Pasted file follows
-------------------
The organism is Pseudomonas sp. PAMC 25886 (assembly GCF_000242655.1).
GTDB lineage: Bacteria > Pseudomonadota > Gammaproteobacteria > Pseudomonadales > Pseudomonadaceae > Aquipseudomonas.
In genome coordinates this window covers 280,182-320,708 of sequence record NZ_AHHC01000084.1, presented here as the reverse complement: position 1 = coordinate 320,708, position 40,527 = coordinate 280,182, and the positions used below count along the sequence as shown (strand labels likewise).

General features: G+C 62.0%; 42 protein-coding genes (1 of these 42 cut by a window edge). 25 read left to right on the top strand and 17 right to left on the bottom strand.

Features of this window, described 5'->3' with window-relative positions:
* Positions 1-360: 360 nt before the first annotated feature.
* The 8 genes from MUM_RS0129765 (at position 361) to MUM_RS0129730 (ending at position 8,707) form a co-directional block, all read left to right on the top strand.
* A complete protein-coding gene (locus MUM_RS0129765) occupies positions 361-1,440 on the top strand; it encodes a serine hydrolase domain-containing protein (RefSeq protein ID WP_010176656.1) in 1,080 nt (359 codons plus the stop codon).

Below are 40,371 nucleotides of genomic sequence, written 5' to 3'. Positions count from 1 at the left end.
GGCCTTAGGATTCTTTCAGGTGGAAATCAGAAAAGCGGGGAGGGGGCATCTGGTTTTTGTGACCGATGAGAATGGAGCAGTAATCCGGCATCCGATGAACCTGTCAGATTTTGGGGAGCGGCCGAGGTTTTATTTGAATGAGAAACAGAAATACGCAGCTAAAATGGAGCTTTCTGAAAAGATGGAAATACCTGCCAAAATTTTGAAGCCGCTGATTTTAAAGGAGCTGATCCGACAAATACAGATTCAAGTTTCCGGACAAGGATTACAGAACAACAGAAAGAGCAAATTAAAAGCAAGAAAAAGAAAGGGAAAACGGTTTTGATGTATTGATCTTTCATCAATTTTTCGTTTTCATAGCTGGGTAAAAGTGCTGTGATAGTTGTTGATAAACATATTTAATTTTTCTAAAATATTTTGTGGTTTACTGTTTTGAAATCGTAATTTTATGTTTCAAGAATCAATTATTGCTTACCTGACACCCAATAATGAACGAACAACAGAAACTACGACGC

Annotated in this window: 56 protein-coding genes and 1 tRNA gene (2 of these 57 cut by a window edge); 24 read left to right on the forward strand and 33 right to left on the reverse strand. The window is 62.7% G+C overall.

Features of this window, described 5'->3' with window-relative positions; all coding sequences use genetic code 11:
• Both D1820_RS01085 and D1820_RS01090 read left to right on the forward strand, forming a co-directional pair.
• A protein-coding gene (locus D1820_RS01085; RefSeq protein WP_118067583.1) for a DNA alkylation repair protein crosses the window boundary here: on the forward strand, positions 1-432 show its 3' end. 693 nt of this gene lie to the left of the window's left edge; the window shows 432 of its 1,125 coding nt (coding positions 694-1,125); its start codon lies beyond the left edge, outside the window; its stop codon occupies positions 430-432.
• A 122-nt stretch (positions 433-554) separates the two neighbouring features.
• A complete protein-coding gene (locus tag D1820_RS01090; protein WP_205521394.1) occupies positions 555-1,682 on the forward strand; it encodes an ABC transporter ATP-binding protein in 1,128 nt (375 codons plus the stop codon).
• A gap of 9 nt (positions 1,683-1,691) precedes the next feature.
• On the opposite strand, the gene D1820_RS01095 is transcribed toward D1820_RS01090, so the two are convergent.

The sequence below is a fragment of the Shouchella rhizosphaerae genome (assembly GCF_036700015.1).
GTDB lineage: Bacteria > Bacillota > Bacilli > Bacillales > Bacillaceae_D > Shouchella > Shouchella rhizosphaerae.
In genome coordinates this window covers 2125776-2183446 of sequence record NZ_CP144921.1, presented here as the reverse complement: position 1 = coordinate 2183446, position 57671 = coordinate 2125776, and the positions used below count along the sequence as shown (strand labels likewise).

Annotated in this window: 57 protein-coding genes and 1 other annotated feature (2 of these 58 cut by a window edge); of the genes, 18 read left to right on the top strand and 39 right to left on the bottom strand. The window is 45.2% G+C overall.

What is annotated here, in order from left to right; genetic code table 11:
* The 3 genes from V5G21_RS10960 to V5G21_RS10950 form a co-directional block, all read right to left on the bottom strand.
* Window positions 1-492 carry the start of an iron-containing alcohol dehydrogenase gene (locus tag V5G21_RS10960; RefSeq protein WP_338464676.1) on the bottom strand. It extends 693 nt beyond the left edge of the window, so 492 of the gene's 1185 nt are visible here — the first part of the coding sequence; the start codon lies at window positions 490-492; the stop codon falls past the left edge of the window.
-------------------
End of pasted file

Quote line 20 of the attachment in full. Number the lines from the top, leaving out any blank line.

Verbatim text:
GTDB lineage: Bacteria > Bacillota > Bacilli > Bacillales > Bacillaceae_D > Shouchella > Shouchella rhizosphaerae.